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  • The Heavenly Team

Updated: May 18

Written by Adrian Dolghii

Edited by Amy Nelson on March 27th 2020

Wine, beer, Heavenly Hawaiian Kona Coffee, and Fluffy Kittens; all share the distinction of us not being able to live without. Similarly, if you drink coffee religiously, you can't live with these 6 Coffee Brewing Commandments (pun intended).

Ideally a cup of brewed coffee strikes a balance between sour, sweet, and bitter tastes resulting in a flavorful, nuanced beverage.

1 . Water

Brewed coffee is 98% water. There is a lot of science behind the perfect water composition, but for home brewing, brew your coffee with clean, odor free water that you drink. Do NOT use distilled, or reverse osmosis processed water.

2. Grind Size

No matter your brew method, a consistent particulate/grind size is crucial for consistent extraction. Invest in a BURR grinder.

3. Weigh your coffee and your water

Coffee seeds come in many shapes, sizes, and masses. Weighing your coffee will ensure that you’re using just the right amount of coffee to fit your recipe, just like a baker weighing flour.

Same with water. We’re all had weak coffee. To avoid making your coffee too strong or too weak, weigh your water to ensure that your brewing recipe stays the same from cup to cup.

4.Keep brew time

Ideally, coffee should be brewed in 3-5 minutes.

5. Water temperature

Unless you’re making cold brew (which is room temperature water and brews up to 24 hours) extraction parameters are going to be between 195-205 degrees Fahrenheit and avoid using boiling water.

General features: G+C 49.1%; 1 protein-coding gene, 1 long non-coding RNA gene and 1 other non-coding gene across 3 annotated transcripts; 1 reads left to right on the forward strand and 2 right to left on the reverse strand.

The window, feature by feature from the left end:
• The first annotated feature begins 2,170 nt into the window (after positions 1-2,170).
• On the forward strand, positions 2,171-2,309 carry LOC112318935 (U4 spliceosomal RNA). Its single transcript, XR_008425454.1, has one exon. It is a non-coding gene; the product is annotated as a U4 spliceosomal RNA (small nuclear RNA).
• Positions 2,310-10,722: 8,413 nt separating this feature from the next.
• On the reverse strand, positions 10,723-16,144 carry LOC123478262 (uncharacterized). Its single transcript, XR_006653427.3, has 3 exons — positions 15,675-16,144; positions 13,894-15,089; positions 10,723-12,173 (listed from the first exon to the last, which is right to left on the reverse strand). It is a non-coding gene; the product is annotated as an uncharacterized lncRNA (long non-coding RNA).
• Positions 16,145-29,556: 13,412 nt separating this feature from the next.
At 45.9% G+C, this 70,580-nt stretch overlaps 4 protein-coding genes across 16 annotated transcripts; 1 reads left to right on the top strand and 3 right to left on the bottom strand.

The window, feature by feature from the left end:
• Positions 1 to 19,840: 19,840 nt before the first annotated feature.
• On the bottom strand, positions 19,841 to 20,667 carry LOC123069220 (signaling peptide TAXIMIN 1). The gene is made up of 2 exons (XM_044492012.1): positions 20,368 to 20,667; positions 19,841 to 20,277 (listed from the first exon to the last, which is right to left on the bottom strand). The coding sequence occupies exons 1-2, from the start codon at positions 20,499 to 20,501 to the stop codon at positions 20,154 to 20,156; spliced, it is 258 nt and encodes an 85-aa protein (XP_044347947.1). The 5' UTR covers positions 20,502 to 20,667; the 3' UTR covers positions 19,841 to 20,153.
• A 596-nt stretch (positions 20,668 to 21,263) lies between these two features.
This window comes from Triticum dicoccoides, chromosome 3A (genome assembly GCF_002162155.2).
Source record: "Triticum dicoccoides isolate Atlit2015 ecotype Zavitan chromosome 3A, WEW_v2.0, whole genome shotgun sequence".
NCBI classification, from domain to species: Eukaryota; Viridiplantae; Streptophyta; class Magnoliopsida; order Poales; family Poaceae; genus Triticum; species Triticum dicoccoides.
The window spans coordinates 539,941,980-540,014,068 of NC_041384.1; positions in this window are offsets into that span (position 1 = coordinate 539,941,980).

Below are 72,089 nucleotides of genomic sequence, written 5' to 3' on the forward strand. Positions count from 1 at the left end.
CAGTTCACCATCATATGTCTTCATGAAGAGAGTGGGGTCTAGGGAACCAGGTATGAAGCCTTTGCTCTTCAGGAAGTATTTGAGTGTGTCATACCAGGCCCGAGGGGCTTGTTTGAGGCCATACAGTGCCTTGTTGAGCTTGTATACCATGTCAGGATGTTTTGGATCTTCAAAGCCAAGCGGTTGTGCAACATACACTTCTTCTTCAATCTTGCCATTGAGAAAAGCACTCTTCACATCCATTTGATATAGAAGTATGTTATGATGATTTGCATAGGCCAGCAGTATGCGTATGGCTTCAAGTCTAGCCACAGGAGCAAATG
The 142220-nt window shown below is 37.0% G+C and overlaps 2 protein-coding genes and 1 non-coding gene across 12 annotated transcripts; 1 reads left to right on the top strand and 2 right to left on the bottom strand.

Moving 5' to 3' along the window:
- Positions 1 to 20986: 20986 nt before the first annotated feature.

6. Brewing Device

With a solid understanding of brewing recipes, water temperature, and grind settings, you can make delicious coffee using pretty much any brewing device!

Another thing to keep in mind is your Brew Ratio: Most people enjoy brewing ratios between 1:15-1:18. That is a range of 1 gram of coffee per 15 grams of water up to 1 gram of coffee per 18 grams of water.

  • The Heavenly Team

Updated: May 19

Written by: Savanna Bobyk

Edited by: Alison Lancelotti

Coffee. Most individuals like it, some love it...

At the minimum, we've all been around it. Growing up we watched our parents drink it, grandmas filled their cups to the brim with sugar and cream enough to turn the beverage a light beige hue, rather than the deep mahogany of our grandfathers'. As the aroma of freshly ground beans waft through the house and mingle with other morning smells, it's earthly rich profile is seldom guessed wrong. It is unique. It is complex. It is beautiful.

It also begs several questions about humanity's dependency on the caffeinated brew. What was life like before this tasty bean juice? How does coffee evolve as time progresses? Will our relationship with it continue to shift while the future always rolls closer to the present? Let's indulge.

Research dates the earliest records of coffee back to around 850 A.D. The tale of coffee's discovery is one of myth and legend - it goes something like this:

Once upon a time there was a goat herder named Kaldi, who lived in Yemen. Kaldi spent quite a bit of time with his goats, and one day while doing so he noticed something peculiar. Several of the goats were no longer lazily meandering the serene hillside - they had suddenly become restless and full of energy! Leaping and bounding across the green grass, stopping only after exerting themselves so much they fell into piles and slept. The man, Kaldi, paid close attention to better understand why they were behaving in such a manner; evidence of them snacking on a red berry from a peculiar, unidentified plant raised his eyebrow. His curiosity peaked, Kaldi drew enough courage to eat the fruit himself. Soon after he swallowed the tart fruit, he noticed a change within him. Energy built up from inside and Kaldi found himself quite chipper and with a heightened sense of awareness. Such a reaction from a berry was unheard of before!